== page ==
• Jesus told Martha, who seems to have seen many details of her role as hostess as critically important, that “One thing is necessary” (or, as The Message renders it, “One thing only is essential.”) What would making Christ the only essential thing in your life look like? How would it affect your priorities, time use, leisure activities and other choices? How might it offer you greater freedom in your life?

Practice: Listen. In our conversations, we can at times find it difficult to listen without interruption, but being attentive to the person in our presence can help us to hear something new. Sit with someone whose faith you admire and ask them how Scripture has shaped their life. Write out here what you learned.

Pray: O Lord, I have a lot to do. It’s hard to stop all my doing to listen to you. Help me recognize how important that is to my growth as your follower. Amen.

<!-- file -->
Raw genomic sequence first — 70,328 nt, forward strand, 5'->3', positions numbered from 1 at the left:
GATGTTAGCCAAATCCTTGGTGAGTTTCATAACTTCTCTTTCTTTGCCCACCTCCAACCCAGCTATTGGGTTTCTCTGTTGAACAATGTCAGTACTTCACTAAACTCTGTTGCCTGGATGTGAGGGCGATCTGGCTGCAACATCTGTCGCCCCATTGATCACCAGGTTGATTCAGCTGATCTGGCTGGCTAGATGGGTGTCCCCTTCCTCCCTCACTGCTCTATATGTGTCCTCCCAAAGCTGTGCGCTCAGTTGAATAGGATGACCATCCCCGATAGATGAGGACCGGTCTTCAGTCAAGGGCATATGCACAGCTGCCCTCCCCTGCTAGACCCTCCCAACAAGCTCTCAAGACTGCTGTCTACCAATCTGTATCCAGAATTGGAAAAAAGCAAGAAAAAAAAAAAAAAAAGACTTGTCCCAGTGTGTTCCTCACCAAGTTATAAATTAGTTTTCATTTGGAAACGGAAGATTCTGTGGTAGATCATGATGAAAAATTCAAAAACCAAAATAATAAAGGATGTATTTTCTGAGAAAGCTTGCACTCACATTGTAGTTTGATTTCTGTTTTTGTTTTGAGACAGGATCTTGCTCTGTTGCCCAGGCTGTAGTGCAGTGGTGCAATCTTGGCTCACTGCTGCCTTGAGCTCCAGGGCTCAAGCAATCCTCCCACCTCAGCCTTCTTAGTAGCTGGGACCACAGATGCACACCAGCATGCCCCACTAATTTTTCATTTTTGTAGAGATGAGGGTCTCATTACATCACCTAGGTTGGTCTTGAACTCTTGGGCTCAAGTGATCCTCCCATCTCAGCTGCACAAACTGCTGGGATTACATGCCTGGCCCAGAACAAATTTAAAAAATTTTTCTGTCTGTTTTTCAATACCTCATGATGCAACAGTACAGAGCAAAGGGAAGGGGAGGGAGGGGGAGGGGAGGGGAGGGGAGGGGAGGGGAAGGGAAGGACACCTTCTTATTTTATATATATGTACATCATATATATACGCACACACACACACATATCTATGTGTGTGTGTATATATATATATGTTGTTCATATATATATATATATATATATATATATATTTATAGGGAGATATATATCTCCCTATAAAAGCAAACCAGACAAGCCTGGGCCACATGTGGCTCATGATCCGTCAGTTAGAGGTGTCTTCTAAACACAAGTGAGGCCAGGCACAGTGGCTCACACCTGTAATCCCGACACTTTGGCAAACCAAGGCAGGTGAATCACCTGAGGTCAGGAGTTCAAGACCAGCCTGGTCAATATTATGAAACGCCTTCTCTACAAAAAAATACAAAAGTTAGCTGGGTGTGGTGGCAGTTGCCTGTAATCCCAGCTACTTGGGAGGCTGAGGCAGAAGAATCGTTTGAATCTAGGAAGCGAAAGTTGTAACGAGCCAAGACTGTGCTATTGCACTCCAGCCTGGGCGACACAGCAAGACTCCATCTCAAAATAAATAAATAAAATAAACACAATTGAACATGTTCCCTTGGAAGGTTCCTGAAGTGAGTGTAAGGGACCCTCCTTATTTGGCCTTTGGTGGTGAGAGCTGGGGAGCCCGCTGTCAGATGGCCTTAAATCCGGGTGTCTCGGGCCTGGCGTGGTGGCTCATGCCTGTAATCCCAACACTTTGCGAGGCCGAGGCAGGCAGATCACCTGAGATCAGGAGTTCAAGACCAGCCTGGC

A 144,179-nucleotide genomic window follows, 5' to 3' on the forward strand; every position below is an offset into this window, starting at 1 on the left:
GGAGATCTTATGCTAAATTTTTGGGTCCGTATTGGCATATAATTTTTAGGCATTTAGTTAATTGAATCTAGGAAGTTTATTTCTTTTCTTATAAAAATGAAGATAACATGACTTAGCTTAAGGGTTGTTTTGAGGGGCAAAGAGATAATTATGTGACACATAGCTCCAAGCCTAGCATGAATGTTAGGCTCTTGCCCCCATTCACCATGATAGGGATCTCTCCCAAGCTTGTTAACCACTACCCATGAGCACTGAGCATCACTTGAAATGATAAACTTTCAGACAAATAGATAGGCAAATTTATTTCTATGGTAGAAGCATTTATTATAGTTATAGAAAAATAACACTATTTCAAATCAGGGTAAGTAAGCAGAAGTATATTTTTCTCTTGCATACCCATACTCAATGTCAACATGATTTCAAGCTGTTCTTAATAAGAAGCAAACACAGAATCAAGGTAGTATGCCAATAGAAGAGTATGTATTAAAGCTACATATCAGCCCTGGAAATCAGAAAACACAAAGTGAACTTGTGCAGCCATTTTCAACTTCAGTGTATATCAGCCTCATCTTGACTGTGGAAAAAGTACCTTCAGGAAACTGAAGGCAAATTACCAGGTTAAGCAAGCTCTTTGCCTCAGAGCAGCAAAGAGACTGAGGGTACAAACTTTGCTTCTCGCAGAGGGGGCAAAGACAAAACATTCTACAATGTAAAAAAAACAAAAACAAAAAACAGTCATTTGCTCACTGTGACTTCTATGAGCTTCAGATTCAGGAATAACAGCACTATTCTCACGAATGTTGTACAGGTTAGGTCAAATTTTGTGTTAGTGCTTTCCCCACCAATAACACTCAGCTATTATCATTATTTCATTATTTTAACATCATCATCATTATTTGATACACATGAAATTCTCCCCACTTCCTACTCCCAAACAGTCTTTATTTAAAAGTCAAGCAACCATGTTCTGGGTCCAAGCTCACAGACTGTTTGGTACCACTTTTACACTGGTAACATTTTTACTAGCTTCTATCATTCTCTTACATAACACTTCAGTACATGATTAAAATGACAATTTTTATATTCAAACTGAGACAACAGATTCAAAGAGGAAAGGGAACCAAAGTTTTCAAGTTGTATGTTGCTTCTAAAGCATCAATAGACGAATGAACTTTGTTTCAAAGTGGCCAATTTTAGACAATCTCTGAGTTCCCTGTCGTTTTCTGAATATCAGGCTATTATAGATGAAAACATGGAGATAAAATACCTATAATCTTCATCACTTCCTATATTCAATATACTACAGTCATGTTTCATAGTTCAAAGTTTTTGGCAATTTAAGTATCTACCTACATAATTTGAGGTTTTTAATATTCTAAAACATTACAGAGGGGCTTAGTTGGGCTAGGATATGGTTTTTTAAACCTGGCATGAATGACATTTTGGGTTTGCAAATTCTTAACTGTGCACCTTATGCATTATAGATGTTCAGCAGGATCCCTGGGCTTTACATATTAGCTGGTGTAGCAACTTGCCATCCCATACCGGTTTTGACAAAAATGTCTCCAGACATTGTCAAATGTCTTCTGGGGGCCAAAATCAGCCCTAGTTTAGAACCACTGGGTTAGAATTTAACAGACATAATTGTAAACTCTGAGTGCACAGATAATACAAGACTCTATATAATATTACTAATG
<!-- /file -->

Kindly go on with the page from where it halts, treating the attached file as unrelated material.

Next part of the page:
* John Ortberg, Who Is This Man? The Unpredictable Impact of the Inescapable Jesus. Grand Rapids, MI: Zondervan, 2012, pp. 54.
TUESDAY 9.29.2020 | "Be fully mature, complete"
Read: James 1:2-5

Reflect: Every life has challenges—sometimes minor, other times trials that test the very fiber of our being. James urged Christians to meet life’s tests as “occasions for joy.” He didn’t mean the tests were pleasant, but rather that times that test us, in small or large ways, are chances to grow endurance. God will use that endurance, James went on, to “complete its work so that you may be fully mature, complete, and lacking in nothing.”

  • James offered a realistic view of life: there will be hard times. How can our faith shape the way we view these trials? James urged his readers to see the tests as “occasions for joy.” When have you faced a trial in your life and learned from it? How have you seen God use hard times to test and grow your faith toward greater endurance and maturity?

  • James did not write through naïve, rose-colored glasses. He knew human nature is not at all inclined to view tests as “occasions for joy.” That’s why in verse 5 he wrote that God will freely give wisdom to anyone who asks. In what ways does God's ability to "grow you" through life's challenges help you view hard times differently? When has God given you wisdom to face a tough challenge?